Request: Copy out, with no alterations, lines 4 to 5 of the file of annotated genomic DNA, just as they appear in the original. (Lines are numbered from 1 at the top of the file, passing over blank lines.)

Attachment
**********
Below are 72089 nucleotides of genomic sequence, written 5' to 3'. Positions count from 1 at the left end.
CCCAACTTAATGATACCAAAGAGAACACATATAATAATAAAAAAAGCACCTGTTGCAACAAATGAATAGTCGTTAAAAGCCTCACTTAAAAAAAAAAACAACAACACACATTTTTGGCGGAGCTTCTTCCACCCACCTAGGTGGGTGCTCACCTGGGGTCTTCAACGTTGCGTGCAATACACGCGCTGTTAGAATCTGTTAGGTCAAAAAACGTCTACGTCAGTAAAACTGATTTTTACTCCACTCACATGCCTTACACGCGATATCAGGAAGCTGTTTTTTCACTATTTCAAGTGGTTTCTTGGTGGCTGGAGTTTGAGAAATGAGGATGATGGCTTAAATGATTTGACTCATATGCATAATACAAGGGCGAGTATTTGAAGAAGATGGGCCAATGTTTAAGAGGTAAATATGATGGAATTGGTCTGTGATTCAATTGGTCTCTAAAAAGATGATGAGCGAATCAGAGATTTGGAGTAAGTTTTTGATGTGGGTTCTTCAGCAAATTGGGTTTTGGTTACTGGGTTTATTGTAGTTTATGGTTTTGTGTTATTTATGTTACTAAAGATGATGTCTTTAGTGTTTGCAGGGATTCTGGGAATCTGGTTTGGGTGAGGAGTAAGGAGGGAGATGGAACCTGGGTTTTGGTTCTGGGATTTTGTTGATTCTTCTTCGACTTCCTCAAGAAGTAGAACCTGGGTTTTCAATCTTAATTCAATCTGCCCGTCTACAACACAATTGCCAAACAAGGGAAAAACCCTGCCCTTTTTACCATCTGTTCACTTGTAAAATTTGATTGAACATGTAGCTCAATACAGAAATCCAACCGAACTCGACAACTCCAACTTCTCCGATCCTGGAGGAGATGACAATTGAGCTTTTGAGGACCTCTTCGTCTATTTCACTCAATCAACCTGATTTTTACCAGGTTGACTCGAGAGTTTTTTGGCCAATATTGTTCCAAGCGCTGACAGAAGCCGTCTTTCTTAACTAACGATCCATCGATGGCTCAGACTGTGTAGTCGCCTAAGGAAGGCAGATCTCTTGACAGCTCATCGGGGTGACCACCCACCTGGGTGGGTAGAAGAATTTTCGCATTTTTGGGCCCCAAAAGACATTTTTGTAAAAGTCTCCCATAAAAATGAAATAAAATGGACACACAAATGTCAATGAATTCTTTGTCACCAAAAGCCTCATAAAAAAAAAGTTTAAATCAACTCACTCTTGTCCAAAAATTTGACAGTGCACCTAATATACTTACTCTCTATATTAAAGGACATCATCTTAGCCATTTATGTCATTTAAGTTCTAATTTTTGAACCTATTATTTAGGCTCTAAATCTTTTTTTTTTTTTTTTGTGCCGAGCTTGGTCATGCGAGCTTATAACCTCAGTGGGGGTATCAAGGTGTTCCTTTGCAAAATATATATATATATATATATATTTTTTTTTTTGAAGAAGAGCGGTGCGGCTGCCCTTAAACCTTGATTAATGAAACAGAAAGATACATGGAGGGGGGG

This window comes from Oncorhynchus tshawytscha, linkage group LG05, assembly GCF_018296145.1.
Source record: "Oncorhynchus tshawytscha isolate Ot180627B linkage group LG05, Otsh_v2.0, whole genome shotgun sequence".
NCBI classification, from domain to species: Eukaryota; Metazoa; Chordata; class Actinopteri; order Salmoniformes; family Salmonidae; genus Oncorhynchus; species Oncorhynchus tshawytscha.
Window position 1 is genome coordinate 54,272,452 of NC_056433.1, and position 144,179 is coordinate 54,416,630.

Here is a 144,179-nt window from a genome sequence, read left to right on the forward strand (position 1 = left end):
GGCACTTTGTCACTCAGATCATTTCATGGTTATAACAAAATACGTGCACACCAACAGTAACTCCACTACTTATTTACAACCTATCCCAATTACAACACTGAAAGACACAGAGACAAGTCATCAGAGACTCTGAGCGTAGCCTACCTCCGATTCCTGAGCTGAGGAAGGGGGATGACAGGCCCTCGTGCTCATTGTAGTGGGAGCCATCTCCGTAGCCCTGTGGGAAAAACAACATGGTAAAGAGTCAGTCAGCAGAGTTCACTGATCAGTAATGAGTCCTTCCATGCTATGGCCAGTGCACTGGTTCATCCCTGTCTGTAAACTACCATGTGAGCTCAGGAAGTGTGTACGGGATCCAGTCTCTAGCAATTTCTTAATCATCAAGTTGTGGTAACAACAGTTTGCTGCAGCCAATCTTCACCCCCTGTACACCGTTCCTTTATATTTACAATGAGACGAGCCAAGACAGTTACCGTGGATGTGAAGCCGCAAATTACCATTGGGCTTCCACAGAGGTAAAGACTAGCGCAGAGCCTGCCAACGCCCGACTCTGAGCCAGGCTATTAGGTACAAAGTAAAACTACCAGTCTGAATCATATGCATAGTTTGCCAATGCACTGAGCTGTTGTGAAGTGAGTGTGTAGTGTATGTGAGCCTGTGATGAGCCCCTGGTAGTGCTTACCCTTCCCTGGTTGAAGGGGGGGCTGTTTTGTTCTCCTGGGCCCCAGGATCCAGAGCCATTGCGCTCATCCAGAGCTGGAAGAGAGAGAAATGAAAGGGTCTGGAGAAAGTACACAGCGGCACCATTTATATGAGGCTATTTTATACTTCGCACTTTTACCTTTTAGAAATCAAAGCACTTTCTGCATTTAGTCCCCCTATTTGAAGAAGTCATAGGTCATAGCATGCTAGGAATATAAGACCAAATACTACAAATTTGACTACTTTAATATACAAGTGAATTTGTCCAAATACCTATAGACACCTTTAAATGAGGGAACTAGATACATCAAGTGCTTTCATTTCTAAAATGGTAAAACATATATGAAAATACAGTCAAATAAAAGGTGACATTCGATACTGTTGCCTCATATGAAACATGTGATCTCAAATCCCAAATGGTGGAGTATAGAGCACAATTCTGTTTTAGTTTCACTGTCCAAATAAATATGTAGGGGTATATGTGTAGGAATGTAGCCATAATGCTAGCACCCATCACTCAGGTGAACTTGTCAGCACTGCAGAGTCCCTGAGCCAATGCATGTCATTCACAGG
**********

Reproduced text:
Source record: "Oncorhynchus tshawytscha isolate Ot180627B linkage group LG05, Otsh_v2.0, whole genome shotgun sequence".
NCBI classification, from domain to species: Eukaryota; Metazoa; Chordata; class Actinopteri; order Salmoniformes; family Salmonidae; genus Oncorhynchus; species Oncorhynchus tshawytscha.